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Last February, Borescope Expert Jess Kuznicki presented the VJ-Advance (VJ-ADV) video borescope at the Great Lakes Aviation Conference & Expo in Lansing, Michigan. While exhibiting, he had the opportunity to meet numerous aviation maintenance professionals. One encounter, however, stood out above the rest: students from MIAT College of Technology noticed RF System Lab’s booth and checked out the scope. Jess struck up a conversation with the students and realized that this was a golden opportunity to get our scope in the hands of students. After speaking with their supervisor, MIAT’s National Director of Business Relations Amy Kienast, about RF System Lab’s no-cost, no-obligation demo program, the demo agreement was signed and a 3.9mm VJ-ADV was sent to MIAT. The aviation maintenance students provided RF System Lab with great feedback about their experience using the VJ-ADV in their hanger at MIAT.

MIAT, turbine, RF System Lab

MIAT Instructors and students inspect the turbine.

MIAT College of Technology, located in Canton, Michigan, offers a variety of degree programs. The students that demoed the VJ-ADV video borescope were working towards their Aviation Maintenance Technology Associates Degree. Through this program, the students learn the advanced precision skills necessary to become FAA Certificated Airframe and Power Plant Technicians. A few of the precision technical skills MIAT graduates master during training include gear systems and operation, composite structure fabrication, avionics and advanced electrical systems, and high performance piston and turbine engines.

The high performance turbine engines were what the students were most excited to perform inspections on with the VJ-ADV. However, they were going to have to wait a few days. When the scope first arrived at the MIAT campus, Amy Kienast was on the verge of heading out of town for a week, so she told the students that she was going to lock the VJ-ADV in her office until she was back to supervise. The students, after begging her to reconsider and then realizing that was not getting them very far, offered a compromise.

“They were so eager to demo the scope that they settled for pouring over the instruction manual as a compromise. They wanted to know the VJ-ADV inside and out – the students studied that instruction manual from top to bottom before they eventually had the video borescope in their hands. They really wanted to know every aspect they could,” explained Kienast.

Students at MIAT use the VJ-ADV to inspect a turbine engine

Students at MIAT use the VJ-ADV to inspect a turbine engine

Once Kienast was back in the office, the students immediately got to work utilizing the VJ-ADV for performing inspections on the combustor of their Pratt & Whitney JT9 turbine engine; as well as an APU Honeywell for a 747. The borescope was used on the Pratt & Whitney JT9 to inspect the fuel nozzles in the combustor, the cooling passages, and the nozzle that guides the hot gas underneath the turbine blades. With the VJ-ADV, MIAT students were able to see where the nozzle had started stress rupturing from too much heat, causing some cracks to propagate from that area onto the combustion. When inspecting the APU Honeywell, students inserted the VJ-ADV directly into the combustor, which allowed them to easily observe the engine’s internal conditions.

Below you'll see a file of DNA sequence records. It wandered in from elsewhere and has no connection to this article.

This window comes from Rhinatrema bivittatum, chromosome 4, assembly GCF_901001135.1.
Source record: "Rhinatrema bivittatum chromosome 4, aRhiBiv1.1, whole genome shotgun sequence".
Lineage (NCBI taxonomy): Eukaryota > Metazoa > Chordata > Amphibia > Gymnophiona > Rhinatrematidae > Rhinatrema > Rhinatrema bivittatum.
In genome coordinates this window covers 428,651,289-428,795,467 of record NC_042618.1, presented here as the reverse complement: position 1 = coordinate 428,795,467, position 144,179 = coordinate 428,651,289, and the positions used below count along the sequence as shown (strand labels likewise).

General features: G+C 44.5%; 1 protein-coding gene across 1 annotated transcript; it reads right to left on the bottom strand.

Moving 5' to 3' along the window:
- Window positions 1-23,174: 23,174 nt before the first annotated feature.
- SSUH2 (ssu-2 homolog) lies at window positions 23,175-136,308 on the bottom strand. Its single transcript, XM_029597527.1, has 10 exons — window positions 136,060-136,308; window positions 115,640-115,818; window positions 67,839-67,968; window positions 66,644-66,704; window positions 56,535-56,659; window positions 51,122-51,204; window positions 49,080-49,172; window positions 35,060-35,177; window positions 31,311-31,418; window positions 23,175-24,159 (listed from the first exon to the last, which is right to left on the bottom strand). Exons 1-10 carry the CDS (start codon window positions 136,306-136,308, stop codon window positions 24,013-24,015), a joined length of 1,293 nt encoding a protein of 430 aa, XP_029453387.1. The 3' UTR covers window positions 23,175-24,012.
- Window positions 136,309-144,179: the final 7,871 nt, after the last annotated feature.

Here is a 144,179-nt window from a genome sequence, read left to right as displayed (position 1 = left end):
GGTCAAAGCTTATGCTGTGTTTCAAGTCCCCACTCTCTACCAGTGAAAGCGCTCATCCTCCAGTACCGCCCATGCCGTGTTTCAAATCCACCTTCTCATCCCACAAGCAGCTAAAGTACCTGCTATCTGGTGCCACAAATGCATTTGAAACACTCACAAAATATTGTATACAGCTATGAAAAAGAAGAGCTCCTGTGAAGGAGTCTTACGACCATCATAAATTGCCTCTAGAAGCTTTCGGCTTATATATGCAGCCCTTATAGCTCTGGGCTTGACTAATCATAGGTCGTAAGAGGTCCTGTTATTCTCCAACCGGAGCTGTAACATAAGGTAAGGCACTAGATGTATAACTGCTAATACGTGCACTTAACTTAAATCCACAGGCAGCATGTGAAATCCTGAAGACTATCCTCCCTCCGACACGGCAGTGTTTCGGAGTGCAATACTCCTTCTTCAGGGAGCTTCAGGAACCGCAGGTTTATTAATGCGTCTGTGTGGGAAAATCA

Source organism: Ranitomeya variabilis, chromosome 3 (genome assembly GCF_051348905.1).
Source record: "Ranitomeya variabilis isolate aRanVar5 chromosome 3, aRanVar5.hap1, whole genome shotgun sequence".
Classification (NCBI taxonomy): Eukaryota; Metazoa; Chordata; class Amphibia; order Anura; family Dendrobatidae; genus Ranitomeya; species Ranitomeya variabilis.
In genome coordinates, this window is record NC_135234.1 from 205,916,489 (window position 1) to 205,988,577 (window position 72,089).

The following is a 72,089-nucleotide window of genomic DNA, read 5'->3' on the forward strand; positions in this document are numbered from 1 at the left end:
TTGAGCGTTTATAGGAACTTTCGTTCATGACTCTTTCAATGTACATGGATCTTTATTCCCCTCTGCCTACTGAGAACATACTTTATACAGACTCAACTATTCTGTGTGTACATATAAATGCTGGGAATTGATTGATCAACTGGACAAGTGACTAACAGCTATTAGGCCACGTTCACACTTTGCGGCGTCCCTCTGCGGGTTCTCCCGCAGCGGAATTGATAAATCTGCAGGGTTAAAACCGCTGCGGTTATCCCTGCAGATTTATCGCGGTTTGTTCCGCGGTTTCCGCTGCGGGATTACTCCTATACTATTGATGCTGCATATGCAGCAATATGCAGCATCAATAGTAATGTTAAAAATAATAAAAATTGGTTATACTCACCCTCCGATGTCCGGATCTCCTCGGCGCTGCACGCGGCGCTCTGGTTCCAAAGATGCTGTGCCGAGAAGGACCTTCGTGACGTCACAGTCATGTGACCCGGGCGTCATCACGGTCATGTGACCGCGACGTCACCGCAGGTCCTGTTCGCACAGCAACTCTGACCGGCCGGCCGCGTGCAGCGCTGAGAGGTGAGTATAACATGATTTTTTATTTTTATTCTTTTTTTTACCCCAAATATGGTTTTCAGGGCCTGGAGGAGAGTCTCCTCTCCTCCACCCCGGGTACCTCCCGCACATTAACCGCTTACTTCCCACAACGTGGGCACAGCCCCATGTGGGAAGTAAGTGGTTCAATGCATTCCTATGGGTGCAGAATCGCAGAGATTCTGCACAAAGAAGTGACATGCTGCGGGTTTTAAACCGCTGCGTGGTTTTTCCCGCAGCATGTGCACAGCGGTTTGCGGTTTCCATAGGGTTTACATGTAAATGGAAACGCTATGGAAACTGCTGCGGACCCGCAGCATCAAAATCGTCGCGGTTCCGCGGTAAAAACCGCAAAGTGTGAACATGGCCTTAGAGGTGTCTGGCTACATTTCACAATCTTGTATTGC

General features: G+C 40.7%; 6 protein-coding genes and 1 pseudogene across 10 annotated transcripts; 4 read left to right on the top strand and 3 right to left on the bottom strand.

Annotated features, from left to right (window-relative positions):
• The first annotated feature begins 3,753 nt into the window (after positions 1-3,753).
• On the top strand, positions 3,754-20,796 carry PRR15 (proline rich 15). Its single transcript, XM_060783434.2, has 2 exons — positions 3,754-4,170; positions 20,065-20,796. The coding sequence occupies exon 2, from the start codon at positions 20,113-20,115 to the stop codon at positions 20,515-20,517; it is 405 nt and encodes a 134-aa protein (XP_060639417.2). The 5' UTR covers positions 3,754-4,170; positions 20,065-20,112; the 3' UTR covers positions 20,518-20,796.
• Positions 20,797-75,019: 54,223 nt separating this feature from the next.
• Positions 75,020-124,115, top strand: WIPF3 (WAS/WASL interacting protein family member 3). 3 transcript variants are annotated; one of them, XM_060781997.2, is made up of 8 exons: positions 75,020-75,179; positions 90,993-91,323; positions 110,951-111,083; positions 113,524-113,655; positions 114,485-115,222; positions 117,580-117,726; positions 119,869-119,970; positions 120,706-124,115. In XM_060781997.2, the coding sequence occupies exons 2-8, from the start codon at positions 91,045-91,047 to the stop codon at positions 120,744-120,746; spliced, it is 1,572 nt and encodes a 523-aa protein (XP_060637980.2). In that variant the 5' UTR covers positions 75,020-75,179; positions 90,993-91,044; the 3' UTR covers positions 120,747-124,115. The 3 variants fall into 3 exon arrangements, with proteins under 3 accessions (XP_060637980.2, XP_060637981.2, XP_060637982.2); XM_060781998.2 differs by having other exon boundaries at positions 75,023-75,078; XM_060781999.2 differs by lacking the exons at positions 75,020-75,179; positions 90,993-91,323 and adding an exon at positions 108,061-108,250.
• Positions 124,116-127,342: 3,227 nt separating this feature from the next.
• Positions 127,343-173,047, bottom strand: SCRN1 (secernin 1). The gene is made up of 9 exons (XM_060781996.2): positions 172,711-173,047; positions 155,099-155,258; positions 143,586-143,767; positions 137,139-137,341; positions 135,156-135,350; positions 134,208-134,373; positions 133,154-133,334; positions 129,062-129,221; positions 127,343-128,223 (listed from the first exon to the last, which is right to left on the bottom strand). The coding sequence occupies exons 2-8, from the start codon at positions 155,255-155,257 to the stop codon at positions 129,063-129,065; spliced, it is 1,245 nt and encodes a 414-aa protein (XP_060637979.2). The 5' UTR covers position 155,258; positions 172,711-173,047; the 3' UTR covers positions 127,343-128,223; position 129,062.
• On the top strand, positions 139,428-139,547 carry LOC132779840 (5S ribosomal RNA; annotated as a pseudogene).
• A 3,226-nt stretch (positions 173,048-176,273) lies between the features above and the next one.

Joe Zugschwert, the instructor leading the remote visual inspections, said that “compared to the older borescope we normally use, the definition and video display on the VJ-ADV is extremely impressive. Another major upgrade that the VJ-ADV offered is that there is much more maneuverability when you are able to hold the borescope with just one hand. That benefit left our other hand free to use the controls to select options for camera and video capture, as well as gave us the flexibility of use our free hand to easily guide the insertion tube into the entry points, an important feature to have.”

Zugschwert also mentioned that with video borescopes they’ve used the in the past, classified as “snap-on videoscopes,” the fiber optics are a lot larger, so it’s much harder to get into tighter spots. The VJ-ADV works well for getting into small spots, and the screen is large enough to clearly view the area being inspected.

Additional reactions provided by students Jason Carpenter, Aaron Foster, and Charles Birewirth were as follows:

- The quality and definition of the camera was exceptional in observing the fuel nozzles and turbine nozzles with their multiple cooling holes.”

- The clarity of the screen combined with the ease of thumb controlled brightness adjustments was extremely beneficial in finding a large stress crack in the cooling ring.

- Dust built up was discovered on the lens; however, the cleaning kit accompanying the borescope worked very well.

The student’s wrapped up their review of the VJ-ADV by stating: “Thank you for the use of this wonderful unit as it is a perfect tool for aviation inspections.”

RF System Lab is glad that they were able to provide the students of MIAT’s aviation program a chance to demo a high-end articulating video borescope. RF System Lab is a supporter of continued education and a believer in the importance of providing students with the same tools that they will be utilizing in their future careers such as the VJ-ADV video borescope. Enhancing hands-on experiences like the ones offered at MIAT’s aviation program is extremely important to the future of the aviation maintenance industry.

If you would like to learn more about RF System Lab’s no-cost, no-obligation demo program, visit the RF System Lab website or contact one of our sales consultants at 888-747-6526.